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“There exists very little footage of parents with their children, and what little footage exists portrays some of the parents apparently “discovering” their children on multiple occasions in different locations. Other footage shows the same children arranged in different formations in geographically distant neighborhoods.”

“Were the victims of the attack local children? If so, why were they there after these areas had been largely abandoned? Where are their parents?”


“…the caliber of the missiles suggests that a Soviet-made, BM-14 series 140mm. multiple-rocket launcher was most likely used to shell Eastern Ghouta. This launcher, designed in 1951, was previously part of the Syrian Army’s inventory until it was replaced decades ago by the newer BM-21…”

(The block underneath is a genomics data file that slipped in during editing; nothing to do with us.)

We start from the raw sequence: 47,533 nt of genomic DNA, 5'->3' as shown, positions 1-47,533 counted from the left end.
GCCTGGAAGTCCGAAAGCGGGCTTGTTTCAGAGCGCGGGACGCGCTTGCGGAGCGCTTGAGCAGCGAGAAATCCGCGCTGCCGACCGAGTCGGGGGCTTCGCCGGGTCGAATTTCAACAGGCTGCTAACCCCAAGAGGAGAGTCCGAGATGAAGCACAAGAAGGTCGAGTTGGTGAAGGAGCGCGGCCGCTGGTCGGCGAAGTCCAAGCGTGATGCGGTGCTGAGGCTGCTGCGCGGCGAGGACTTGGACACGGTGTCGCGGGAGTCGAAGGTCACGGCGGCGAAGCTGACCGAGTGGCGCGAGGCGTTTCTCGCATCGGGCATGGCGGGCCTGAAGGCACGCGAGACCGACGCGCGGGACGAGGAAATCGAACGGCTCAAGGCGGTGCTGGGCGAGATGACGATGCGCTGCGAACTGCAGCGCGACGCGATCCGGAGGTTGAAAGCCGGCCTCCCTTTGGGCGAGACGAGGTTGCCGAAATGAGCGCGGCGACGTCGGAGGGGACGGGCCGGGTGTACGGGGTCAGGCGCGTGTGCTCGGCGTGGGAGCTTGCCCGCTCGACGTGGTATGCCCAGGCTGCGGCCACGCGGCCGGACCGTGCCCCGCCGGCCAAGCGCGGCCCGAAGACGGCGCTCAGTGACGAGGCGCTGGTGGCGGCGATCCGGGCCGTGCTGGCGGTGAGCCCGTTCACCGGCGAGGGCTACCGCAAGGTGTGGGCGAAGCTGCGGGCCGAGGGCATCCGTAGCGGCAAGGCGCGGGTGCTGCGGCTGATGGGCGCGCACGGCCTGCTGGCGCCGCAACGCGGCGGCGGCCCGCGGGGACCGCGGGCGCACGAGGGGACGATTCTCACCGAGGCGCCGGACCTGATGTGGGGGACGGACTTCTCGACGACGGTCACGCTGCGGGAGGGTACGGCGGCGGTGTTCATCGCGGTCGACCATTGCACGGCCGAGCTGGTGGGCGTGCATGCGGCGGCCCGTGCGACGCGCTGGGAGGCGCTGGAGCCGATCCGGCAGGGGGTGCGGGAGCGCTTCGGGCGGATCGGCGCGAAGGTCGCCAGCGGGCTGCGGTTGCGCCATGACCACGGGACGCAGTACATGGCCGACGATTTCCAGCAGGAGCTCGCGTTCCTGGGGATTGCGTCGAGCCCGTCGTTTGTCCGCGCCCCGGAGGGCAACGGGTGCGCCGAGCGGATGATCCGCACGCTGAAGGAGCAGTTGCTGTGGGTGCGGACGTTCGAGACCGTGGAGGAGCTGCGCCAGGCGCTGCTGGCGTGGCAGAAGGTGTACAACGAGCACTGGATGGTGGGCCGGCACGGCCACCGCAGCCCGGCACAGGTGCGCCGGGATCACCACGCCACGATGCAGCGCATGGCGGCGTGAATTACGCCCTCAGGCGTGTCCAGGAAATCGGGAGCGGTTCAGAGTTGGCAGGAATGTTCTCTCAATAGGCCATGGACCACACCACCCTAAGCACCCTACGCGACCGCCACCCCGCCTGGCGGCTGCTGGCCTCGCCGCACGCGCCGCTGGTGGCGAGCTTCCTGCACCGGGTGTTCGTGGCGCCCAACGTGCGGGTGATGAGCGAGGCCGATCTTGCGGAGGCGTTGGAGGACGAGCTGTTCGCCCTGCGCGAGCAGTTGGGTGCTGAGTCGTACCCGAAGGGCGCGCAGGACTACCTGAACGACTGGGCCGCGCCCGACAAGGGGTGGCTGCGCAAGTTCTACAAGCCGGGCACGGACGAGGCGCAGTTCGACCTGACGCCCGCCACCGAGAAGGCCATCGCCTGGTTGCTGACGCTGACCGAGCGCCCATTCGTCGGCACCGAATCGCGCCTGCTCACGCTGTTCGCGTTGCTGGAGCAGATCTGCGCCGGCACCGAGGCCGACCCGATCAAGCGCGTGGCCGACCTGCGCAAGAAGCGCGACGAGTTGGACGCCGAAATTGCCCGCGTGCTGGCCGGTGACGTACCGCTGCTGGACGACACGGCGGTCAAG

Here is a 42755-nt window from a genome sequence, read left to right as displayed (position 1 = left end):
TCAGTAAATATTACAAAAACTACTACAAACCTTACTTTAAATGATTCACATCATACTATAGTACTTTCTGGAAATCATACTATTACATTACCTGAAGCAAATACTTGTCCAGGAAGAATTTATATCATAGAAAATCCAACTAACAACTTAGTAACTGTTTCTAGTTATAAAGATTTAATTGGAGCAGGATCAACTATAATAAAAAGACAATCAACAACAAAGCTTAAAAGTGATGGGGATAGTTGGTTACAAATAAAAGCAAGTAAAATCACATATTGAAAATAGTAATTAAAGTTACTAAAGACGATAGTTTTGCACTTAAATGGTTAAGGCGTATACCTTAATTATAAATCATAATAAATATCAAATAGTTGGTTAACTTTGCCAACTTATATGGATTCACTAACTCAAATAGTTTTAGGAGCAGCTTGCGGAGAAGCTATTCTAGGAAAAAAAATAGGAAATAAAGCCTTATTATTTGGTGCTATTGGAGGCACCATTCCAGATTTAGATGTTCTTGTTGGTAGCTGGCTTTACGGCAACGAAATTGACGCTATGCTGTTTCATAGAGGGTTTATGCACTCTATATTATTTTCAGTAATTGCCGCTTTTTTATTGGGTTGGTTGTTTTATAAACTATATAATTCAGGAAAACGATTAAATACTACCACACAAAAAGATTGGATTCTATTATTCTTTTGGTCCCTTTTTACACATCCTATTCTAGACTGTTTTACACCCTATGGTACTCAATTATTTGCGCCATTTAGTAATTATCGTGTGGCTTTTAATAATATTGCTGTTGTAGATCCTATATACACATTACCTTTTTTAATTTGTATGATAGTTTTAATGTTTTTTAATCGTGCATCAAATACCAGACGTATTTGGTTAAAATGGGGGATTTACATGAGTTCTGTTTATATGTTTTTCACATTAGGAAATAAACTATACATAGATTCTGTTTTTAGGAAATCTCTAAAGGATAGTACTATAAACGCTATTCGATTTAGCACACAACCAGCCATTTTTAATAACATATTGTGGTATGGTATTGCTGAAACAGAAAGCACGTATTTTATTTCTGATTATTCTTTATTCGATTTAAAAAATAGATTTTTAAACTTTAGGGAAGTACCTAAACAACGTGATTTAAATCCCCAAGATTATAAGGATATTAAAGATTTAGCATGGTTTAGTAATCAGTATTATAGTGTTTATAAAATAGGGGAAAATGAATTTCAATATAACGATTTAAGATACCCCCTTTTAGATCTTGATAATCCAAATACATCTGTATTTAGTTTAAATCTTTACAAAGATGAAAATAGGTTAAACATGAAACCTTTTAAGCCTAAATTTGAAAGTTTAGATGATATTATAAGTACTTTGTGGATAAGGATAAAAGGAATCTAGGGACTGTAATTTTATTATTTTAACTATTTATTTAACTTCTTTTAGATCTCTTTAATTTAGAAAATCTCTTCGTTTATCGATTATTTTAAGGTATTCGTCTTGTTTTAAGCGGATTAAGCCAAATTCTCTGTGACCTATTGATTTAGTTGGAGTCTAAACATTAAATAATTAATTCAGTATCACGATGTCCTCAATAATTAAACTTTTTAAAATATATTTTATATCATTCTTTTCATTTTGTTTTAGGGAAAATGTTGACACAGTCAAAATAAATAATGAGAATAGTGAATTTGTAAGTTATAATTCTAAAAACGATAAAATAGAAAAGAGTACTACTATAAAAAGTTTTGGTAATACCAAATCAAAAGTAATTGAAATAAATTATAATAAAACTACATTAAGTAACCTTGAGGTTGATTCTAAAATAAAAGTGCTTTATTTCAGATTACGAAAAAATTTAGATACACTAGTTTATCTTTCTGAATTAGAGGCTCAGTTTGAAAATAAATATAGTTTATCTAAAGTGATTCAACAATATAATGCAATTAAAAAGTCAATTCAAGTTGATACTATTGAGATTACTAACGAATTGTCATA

“Another detail made public was a label found on a warhead.  Mikhail Barabanov, an expert…commented that this label matches those on missiles produced in 1967 in Novosibirsk (Russia). One might justifiably wonder why the Syrian Army would launch a 46-year-old missile when it holds abundant stockpiles of far more reliable modern weapons.  It is also worth noting that the production of chemical weapons in Syria began in the 1990s….  Thus, those missiles, filled with chemical agents, should be dated accordingly or later. If the date of a missile’s production does not match the production date for its chemical agent, it stands to reason that the warhead was filled in an underground laboratory or was even homemade.”

“Why, in many instances, are the same individuals shown as both dead and alive? Where are remaining 1,458 corpses other than the eight whose burials have been documented?”